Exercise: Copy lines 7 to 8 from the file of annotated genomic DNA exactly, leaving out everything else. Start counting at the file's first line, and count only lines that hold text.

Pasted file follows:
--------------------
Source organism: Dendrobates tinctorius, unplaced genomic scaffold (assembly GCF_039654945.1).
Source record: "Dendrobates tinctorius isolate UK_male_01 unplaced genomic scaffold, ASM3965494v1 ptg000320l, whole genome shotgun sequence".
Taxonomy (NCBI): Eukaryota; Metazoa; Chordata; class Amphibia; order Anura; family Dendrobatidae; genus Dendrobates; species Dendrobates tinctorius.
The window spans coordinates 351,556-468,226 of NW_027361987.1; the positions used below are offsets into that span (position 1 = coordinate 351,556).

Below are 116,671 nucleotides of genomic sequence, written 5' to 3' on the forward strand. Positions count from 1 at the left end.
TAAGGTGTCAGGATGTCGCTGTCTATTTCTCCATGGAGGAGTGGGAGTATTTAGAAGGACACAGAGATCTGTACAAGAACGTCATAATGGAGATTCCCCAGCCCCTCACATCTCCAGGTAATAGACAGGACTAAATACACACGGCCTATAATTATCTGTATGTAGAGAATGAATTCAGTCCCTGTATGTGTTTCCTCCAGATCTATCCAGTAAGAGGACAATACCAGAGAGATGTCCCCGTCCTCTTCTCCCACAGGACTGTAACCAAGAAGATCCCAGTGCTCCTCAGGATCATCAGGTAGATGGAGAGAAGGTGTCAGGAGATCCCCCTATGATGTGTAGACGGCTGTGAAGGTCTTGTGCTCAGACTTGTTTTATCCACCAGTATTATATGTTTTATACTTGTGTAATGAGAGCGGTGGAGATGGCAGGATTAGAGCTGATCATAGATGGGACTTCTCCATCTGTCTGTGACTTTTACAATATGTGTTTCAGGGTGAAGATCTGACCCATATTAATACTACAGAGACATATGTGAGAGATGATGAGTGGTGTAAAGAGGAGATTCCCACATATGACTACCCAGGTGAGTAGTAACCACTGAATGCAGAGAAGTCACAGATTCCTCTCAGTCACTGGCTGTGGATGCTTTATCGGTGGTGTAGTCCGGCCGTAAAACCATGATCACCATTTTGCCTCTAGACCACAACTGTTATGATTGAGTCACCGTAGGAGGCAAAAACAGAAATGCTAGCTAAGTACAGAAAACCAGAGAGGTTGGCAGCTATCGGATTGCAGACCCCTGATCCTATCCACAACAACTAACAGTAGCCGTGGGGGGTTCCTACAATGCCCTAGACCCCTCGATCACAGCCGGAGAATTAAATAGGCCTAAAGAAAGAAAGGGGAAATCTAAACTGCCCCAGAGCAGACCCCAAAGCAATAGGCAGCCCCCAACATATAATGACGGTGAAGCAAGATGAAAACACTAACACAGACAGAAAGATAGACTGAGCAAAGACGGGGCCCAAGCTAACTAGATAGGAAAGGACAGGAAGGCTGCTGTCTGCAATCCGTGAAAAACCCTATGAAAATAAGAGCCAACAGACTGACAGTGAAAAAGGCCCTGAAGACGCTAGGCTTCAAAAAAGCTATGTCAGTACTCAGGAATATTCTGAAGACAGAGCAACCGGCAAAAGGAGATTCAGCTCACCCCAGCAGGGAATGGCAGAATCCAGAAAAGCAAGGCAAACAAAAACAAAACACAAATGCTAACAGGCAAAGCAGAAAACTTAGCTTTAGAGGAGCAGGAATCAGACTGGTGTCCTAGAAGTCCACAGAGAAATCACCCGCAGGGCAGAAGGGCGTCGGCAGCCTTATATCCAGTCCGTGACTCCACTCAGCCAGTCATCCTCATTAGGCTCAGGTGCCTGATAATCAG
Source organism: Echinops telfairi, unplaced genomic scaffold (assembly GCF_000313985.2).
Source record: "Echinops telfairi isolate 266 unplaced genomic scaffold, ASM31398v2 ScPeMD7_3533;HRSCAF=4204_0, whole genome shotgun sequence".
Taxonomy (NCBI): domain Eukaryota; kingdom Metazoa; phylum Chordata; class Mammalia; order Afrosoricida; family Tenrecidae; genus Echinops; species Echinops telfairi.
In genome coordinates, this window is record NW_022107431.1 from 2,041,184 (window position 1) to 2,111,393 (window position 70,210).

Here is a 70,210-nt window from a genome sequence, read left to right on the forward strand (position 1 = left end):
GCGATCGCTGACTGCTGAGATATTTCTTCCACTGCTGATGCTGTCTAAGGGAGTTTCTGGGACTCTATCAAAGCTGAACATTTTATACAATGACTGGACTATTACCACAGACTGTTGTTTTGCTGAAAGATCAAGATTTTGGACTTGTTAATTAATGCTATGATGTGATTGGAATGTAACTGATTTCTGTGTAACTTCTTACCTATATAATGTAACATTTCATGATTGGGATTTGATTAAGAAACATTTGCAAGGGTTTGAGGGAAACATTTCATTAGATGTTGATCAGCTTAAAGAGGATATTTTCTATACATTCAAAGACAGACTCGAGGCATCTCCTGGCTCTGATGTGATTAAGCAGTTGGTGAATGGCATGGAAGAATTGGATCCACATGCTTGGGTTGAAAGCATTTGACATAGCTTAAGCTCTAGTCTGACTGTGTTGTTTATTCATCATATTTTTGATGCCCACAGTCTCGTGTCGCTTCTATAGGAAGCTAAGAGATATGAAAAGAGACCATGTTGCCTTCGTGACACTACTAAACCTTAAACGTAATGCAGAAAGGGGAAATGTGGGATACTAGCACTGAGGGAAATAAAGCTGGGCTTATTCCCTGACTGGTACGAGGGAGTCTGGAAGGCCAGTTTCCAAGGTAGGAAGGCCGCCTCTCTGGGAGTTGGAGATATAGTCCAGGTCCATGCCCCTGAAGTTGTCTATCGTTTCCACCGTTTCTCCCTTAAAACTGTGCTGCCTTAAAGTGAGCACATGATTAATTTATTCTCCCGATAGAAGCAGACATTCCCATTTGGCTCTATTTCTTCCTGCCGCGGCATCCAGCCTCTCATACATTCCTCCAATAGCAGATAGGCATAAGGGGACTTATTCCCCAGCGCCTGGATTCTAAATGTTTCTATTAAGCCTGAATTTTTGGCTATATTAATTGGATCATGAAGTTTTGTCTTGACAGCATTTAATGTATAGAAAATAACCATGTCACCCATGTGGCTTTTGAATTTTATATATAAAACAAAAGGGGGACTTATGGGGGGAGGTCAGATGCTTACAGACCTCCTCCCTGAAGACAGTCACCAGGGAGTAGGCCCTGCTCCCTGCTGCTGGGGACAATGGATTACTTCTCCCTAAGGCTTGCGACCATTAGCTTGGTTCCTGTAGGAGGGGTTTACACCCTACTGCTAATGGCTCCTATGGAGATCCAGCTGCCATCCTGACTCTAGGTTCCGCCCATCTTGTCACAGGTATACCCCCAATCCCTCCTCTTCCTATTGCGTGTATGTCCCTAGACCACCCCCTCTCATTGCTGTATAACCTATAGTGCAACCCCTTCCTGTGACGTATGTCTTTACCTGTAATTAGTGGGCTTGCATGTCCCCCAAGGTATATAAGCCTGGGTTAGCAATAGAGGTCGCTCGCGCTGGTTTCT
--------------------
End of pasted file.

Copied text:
Source organism: Echinops telfairi, unplaced genomic scaffold (assembly GCF_000313985.2).
Source record: "Echinops telfairi isolate 266 unplaced genomic scaffold, ASM31398v2 ScPeMD7_3533;HRSCAF=4204_0, whole genome shotgun sequence".